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Suppose I have two arrays:

val ar1 = Array[String]("1", "2", "3")
val ar2 = Array[String]("1", "2", "3", "4")

Now for each element of ar1, I want to first concatenate that element with the corresponding element of ar2, and then print the result. One way to do would be something like:

List.range(0, ar1.size).foreach(i => println(ar1(i)+ar2(i)))

It would have been nicer if there was a foreach variant that would allow me to work directly with the indices of ar1 instead of first constructing the integer list.

Perhaps there is a better way?

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See also stackoverflow.com/questions/6833501/… –  Vadzim Nov 19 '13 at 21:40

4 Answers 4

up vote 38 down vote accepted

One very convenient way to do this is with the zipped method on tuples. Put two collections in, get out two arguments to a function!

(ar1,ar2).zipped.foreach((x,y) => println(x+y))

This is both convenient to write and fast, since you don't need to build a tuple to store each pair (as you would with (ar1 zip ar2)) which you then have to take apart again. Both forms of zip stop when the shorter of the two collections is exhausted.

If you have something more complicated (e.g. you need to do math on the index), the canonical solution is to zip in the index:

ar1.zipWithIndex.foreach{ case(x,i) => println(x+ar2(i)) }

The method you are using is more rapidly and compactly done as follows, an can be useful:

ar1.indices.foreach(i => println(ar1(i)+ar2(i)))

although this only works if the first collection is no longer than the second. You can also specify your ranges explcitly:

(0 until (ar1.size min ar2.size)).foreach(i => println(ar1(i)+ar2(i)))

to get around this problem. (You can see why zip and zipped are preferred unless what you're doing is too complicated for this to work easily.)

If it is not a parallel collection (and usually it is not unless you call .par), it's also possible, though not recommended, to keep track with a mutable variable:

{ var i=-1; ar1.foreach{ x => i += 1; println(x+ar2(i)) } }

There are a very limited number of cases where this is necessary (e.g. if you may want to skip or backtrack on some of the other collection(s)); if you can avoid having to do this, you'll usually end up with code that's easier to reason about.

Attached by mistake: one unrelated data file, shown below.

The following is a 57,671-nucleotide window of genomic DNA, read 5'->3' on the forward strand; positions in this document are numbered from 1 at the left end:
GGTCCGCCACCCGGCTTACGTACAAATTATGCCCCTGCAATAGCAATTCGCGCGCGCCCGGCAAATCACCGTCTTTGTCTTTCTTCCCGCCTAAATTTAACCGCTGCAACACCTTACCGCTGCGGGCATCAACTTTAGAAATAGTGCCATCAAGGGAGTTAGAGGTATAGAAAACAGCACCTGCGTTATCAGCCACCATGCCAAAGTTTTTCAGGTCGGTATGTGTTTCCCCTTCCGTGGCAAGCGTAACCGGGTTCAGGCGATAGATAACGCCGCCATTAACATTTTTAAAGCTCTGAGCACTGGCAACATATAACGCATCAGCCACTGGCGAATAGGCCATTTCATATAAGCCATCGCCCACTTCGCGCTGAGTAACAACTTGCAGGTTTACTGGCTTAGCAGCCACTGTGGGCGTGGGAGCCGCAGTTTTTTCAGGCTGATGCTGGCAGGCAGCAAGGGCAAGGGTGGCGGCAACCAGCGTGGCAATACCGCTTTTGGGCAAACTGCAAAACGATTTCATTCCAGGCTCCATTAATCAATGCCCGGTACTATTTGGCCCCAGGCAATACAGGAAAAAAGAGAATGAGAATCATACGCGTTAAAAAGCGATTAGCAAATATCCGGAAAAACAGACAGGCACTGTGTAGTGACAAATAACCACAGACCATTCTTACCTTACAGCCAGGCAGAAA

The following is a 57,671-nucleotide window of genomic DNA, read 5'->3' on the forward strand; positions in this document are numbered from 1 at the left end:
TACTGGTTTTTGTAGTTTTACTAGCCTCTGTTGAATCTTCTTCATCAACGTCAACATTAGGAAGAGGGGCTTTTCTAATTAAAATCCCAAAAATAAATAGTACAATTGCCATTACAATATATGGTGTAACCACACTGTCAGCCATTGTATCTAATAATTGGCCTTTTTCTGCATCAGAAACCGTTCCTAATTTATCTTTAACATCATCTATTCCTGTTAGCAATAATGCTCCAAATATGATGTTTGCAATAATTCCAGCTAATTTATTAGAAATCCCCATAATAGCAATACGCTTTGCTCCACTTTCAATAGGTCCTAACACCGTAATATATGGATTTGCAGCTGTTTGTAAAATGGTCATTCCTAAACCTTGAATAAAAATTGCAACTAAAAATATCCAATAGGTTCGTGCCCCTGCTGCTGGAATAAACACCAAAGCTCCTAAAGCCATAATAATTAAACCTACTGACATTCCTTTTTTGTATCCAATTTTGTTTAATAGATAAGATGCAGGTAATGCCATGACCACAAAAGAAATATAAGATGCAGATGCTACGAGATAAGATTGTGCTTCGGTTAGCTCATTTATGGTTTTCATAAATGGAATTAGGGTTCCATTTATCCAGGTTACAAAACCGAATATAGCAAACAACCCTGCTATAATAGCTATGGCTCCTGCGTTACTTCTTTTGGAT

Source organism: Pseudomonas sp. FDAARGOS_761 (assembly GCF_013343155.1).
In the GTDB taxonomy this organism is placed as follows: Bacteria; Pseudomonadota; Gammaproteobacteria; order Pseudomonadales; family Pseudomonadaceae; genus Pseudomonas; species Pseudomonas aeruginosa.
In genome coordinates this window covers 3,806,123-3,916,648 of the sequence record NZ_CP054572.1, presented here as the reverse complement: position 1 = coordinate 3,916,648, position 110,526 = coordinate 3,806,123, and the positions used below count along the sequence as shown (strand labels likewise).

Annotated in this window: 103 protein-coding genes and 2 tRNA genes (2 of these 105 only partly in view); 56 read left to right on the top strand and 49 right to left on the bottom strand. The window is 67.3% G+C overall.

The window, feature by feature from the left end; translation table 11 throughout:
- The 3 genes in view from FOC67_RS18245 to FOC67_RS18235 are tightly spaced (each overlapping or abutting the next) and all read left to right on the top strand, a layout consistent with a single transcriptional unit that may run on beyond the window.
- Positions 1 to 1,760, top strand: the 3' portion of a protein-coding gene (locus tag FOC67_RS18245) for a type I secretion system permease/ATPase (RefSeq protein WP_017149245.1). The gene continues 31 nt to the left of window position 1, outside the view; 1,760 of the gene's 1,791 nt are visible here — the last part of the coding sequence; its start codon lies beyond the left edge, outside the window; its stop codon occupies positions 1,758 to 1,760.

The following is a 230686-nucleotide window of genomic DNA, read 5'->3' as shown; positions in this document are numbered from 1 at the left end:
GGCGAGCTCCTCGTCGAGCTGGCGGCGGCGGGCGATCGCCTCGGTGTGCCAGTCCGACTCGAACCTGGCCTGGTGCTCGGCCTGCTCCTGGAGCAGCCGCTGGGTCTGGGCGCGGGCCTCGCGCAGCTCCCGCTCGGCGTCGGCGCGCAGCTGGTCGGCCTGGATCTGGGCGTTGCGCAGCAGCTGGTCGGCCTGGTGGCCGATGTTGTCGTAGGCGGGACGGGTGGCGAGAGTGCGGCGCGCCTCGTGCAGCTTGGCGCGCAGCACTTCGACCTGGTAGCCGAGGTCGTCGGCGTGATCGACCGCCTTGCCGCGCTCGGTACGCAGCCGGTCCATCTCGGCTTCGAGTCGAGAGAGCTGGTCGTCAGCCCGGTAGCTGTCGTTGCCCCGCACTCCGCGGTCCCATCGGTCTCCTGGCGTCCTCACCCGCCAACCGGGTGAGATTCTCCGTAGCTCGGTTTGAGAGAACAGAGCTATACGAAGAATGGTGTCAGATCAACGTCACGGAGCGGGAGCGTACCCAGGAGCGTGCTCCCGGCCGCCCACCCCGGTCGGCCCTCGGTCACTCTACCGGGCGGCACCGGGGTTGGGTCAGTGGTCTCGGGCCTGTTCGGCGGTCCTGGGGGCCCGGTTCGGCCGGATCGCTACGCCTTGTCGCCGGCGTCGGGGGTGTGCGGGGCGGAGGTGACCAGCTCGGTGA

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I doesn't answer the question, since the question asks explicitly about Traversable, and Traversable doesn't have zipWithIndex - which is annoying. –  Wilfred Springer Oct 12 '12 at 15:09
    
@WilfredSpringer - The question does not ask about Traversable, it just suggests wanting to use foreach at some point. –  Rex Kerr Oct 12 '12 at 15:50
    
Don't get me wrong. I will vote up your answer. I'm just saying the question is: "Get index of current element in a foreach method of Traversable?" So it seems the starting point is having a Traversable; at least that's how I read the question. –  Wilfred Springer Oct 13 '12 at 19:23
    
@WilfredSpringer - Well, fair enough; the question does mention Traversable even though the question itself suggests that you can assume you have a Seq. Note that you have to cope with two sequences which is inherently not possible with Traversable alone unless you run each in separate threads and block--which is an absurdly slow and complicated solution for a straightforward problem--or with O(n^2) performance, which is dreadful for an inherently O(n) problem. (The real issue is that foreach is not a very flexible operation.) –  Rex Kerr Oct 13 '12 at 20:48

This is how you loop with an index in idiomatic Scala:

scala> List("A", "B", "C").zipWithIndex foreach { case(el, i) =>
     |   println(i + ": " + el)
     | }
0: A
1: B
2: C

And here is the idiomatic Scala way to do what you are trying to achieve in your code:

scala> val arr1 = Array("1", "2", "3")
arr1: Array[java.lang.String] = Array(1, 2, 3)

scala> val arr2 = Array("1", "2", "3", "4")
arr2: Array[java.lang.String] = Array(1, 2, 3, 4)

scala> (arr1, arr2).zipped.map(_ + _) foreach println
11
22
33
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this is also a very good answer. –  Jus12 Jul 27 '11 at 9:15

I did not had the opportunity to test it, but this should do the trick:

ar1.zip(ar2).foreach(x => println(x._1 +x._2))
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Fixed the double-use of _ by adding a variable. –  Rex Kerr Jul 25 '11 at 19:52

zip will do it:

ar1 zip ar2 foreach { p => println(p._1 + p._2) }

This will yield:

11
22
33

Note that you don't need [String] generic type, will be infered by the compiler:

val ar1 = Array("1", "2", "3")
val ar2 = Array("1", "2", "3", "4")
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